White Shark Preservation

March 21, 2013
The Great White Shark, the fiercest fish in the sea is making a slow comeback, but there is still more to be done before this species can continue without decline. The White Shark species is at the top of the food chain, alongside the killer whale. Great Whites exceed twenty feet in length and weigh over five thousand pounds when they reach adult size. Their main diet is seal, but it varies with their location they are in. Highly developed senses help them hunt for their prey. White Sharks are ambush predators; they may jump out of the water to kill their food or attack from below so the target does not notice where they are. Strangely they don’t rush for animals in a group; they only go for the stragglers.

This great creature is often portrayed as a man eater. To many people it is known as the White Death; once someone sees it, they fear the attack. That is not likely to happen, however the White Shark frequently attacks people only because they are curious; their bite is not a death bite, but more like a taste test. Since the Great White doesn’t have hands to grab anything, it uses it mouth to see if the object is food or not. The likelihood of being bitten by a shark is one in three hundred million; you’re more likely to die in an airplane crash or scuba diving.

One other thing that does the Great White injustice is bad publicity. Just like some movie stars Great Whites get put under the spotlight but not for anything good. The novel and movie Jaws was based on a rogue shark that went on a feeding frenzy. The movie gave people fear of the water; some people would not even go into their bath tubs for fear of being eaten by a shark. At that point, everyone wanted to be Captain Quint, hunting down and killing sharks. This trend greatly decreased the White Shark population.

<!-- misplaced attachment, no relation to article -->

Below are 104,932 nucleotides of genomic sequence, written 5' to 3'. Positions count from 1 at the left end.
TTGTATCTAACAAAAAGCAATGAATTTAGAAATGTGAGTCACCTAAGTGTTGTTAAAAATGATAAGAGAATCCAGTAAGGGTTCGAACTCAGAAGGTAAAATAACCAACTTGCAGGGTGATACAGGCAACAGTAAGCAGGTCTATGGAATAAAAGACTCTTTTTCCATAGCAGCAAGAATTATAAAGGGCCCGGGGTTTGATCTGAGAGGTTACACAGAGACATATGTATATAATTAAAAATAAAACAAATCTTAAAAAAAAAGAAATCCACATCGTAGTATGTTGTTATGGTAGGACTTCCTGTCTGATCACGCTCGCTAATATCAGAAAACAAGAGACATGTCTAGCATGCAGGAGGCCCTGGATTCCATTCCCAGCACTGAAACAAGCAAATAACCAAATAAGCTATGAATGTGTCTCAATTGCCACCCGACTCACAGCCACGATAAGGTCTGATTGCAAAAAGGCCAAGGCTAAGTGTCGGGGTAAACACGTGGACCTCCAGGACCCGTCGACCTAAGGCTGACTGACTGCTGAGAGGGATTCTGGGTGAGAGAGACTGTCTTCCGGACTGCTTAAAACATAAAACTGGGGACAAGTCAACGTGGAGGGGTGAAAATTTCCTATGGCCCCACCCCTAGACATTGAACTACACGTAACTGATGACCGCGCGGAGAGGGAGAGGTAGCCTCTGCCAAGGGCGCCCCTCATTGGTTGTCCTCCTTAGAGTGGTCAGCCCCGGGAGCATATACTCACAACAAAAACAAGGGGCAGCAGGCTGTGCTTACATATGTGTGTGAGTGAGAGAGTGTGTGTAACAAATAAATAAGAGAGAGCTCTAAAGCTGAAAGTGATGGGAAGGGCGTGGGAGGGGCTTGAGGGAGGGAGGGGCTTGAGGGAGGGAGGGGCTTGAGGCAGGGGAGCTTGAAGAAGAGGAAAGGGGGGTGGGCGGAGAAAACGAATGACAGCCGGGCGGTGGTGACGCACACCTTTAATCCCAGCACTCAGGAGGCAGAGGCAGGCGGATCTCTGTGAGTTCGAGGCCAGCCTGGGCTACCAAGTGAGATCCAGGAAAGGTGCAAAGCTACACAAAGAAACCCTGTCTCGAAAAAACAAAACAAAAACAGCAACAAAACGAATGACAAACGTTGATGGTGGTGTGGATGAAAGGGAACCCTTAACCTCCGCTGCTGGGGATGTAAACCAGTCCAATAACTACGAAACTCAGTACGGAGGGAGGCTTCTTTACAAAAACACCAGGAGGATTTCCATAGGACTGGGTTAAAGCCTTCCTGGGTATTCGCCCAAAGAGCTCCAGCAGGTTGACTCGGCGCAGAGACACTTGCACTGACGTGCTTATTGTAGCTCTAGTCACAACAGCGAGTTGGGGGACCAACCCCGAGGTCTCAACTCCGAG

But not all hope was lost for the Great White. The creator of the 1974 novel Jaws, Peter Benchley, never wished for this to happen. He had never intended his book to be used as an inspiration for genocide of a species. He did everything he could to stop this horror by creating documentaries to show what sharks really were like, prove that they were not a man eater but a majestic creature that is misunderstood. Benchley is not the only one that tried to preserve sharks. The OCEARCH, captained by Chris Fischer and its crew help preserve White Sharks by tagging, taking blood samples, and documenting them to find out where they migrate and live in the vast ocean. What they are doing is phenomenal, but there is so much more we can do to help save these beautiful creatures.

We can put restrictions on fishing in certain parts of the ocean by leaving some sort of signal saying not to fish because White Sharks are in that section. Another thing we can do is find the breeding ground, see where the breeding takes place, and protect the area by making sure no sharks are hunted. That way the fishermen don’t go on a shark-hunting frenzy to make sharks their trophies. We can also find the hatching grounds of the younger sharks and conserve that spot for future generations of White Sharks.

These sharks need to be protected, and the public needs to be behind it. Saying that it will happen is one thing, but putting words into action is a different thing. The media needs to show what the Great White truly is, not a man eater but something that is just as vulnerable as we are. The last thing we want is the predator disappearing and the natural order in the ocean with it. This incredible animal helps keep order, it stops other populations from growing too rapidly. Taking the White Shark out of the equation would leave the ecosystem incomplete and lead to an abundance of something that could harm the oceans. That is why Great White Sharks should be protected.

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